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Old 01-08-2019, 11:08 PM   #1
darkmountain
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Default Temp faker board bypass question.

Good day,

In a pinch due to work and lack of free time before a long drive I took my 240 to my usual mechanic who I trust for some work before about 900 mile round trip drive. the service included spark plugs, oil change, diff oil change, and he bypassed the temp faker board due to my temp gauge always reading cold or not registering.

The day after the repairs was when I had to make my 8 hr round trip. The wagon drove great and the temp stayed right in the middle the whole trip. Made it home and got in my car to drive to work the next day. As I drove the temp reached to about halfway between the red zone and normal temp.. about 10 o clock. The previous day it did the same but dropped after a few miles of driving. Now my temp needle stays around the 10 o clock mark the whole time I'm driving as if its running hot. Has any of y'all had this experience after your faker board was bypassed? I just don't like thinking the engine is constantly running hot even at highway speeds.

Just wanted to check or get some advice if it could be something else causing the engine to run hot. I have the plastic shroud under my engine and coolant/oil looks nice and clean. Its a 93 245 with no engine mods. I unfortunately don't know what brand plugs were installed, though I trust my mechanic as both him and his brother drive 240's.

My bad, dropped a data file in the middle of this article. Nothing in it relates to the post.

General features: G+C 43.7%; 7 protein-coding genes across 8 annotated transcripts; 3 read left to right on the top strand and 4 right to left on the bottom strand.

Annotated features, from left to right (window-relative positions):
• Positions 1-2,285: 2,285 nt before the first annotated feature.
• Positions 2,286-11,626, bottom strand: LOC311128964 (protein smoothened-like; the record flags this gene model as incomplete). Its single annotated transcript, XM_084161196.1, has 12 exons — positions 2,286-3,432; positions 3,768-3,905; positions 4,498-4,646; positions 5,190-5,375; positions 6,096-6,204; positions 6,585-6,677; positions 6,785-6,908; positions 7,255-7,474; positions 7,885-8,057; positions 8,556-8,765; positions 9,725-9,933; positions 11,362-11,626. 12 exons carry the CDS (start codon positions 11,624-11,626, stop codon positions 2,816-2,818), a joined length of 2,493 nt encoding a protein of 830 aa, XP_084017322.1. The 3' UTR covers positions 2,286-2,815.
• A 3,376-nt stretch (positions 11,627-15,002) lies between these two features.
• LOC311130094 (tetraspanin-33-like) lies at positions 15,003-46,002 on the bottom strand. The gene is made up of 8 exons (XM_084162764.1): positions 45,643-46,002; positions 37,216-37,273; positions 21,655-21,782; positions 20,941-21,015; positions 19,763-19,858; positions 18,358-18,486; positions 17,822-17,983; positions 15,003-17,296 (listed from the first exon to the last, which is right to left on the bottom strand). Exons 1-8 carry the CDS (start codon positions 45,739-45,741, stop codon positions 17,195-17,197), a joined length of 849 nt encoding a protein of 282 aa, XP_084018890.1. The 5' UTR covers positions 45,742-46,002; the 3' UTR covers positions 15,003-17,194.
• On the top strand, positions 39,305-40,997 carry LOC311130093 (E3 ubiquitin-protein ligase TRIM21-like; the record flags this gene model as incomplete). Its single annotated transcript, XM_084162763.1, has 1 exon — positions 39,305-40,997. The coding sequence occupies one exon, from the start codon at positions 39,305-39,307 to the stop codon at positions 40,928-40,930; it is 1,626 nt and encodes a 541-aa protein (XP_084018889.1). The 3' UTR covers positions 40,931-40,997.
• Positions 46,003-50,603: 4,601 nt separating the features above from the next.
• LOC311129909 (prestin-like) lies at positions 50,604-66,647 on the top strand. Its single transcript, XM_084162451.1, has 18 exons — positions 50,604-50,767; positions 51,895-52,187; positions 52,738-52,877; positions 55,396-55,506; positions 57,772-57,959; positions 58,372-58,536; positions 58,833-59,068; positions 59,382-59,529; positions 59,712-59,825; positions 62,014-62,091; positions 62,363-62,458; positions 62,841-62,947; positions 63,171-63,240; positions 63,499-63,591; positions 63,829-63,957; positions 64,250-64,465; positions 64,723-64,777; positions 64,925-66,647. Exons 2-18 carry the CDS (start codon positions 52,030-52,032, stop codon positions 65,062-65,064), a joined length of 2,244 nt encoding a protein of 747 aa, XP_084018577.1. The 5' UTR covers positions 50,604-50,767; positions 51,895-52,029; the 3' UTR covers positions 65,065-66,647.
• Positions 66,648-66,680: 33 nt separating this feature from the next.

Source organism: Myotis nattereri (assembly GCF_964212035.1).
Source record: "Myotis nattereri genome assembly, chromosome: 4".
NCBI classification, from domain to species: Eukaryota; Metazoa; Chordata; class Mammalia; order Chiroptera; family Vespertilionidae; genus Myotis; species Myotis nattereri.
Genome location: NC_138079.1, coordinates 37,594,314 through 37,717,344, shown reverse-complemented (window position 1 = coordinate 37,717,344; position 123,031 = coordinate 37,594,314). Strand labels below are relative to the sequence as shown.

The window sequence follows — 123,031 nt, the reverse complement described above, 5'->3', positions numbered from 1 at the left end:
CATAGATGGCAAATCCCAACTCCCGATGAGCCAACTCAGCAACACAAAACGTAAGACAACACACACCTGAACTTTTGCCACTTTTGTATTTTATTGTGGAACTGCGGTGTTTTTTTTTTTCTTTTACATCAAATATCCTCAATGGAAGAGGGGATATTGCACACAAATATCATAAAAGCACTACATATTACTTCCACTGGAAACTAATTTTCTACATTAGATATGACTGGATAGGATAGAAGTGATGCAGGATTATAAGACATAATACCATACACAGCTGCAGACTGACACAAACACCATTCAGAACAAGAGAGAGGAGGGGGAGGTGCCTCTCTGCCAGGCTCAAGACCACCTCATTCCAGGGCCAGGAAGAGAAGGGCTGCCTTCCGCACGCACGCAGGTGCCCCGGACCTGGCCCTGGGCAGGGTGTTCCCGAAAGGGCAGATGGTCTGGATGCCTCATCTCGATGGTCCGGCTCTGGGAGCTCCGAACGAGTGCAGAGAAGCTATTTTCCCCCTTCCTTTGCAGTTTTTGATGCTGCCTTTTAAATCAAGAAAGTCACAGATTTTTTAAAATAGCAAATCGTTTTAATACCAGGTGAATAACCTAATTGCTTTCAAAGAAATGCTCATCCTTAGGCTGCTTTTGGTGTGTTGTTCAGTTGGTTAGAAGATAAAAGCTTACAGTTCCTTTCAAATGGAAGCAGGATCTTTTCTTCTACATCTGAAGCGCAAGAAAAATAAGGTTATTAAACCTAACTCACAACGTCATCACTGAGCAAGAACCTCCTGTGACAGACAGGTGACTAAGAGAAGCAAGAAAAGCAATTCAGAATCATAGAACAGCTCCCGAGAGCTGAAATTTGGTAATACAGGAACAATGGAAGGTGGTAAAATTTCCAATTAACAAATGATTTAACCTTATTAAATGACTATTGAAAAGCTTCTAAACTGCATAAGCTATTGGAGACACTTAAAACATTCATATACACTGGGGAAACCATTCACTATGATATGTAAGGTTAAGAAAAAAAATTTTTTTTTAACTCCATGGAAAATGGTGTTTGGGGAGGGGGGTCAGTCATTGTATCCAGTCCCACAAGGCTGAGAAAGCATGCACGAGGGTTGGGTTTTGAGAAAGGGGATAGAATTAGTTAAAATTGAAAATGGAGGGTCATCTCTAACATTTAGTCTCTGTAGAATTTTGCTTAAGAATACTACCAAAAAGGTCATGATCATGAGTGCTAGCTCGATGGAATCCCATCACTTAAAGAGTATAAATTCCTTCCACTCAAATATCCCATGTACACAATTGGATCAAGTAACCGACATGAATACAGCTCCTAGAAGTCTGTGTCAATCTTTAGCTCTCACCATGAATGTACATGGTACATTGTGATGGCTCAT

Thanks guys!
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Old 01-09-2019, 12:24 AM   #2
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Originally Posted by darkmountain View Post
Good day,

In a pinch due to work and lack of free time before a long drive I took my 240 to my usual mechanic who I trust for some work before about 900 mile round trip drive. the service included spark plugs, oil change, diff oil change, and he bypassed the temp faker board due to my temp gauge always reading cold or not registering.

The day after the repairs was when I had to make my 8 hr round trip. The wagon drove great and the temp stayed right in the middle the whole trip. Made it home and got in my car to drive to work the next day. As I drove the temp reached to about halfway between the red zone and normal temp.. about 10 o clock. The previous day it did the same but dropped after a few miles of driving. Now my temp needle stays around the 10 o clock mark the whole time I'm driving as if its running hot. Has any of y'all had this experience after your faker board was bypassed? I just don't like thinking the engine is constantly running hot even at highway speeds.

Just wanted to check or get some advice if it could be something else causing the engine to run hot. I have the plastic shroud under my engine and coolant/oil looks nice and clean. Its a 93 245 with no engine mods. I unfortunately don't know what brand plugs were installed, though I trust my mechanic as both him and his brother drive 240's.

Thanks guys!
Had a similar problem after cutting yellow wire and plugging for more direct read and it was thermostat.
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Old 01-09-2019, 12:36 AM   #3
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Had a similar problem after cutting yellow wire and plugging for more direct read and it was thermostat.
That was my next thought. The thermostat is less than a year old but who could know. Im still learning to be honest. Just trying my best to pin point where to start.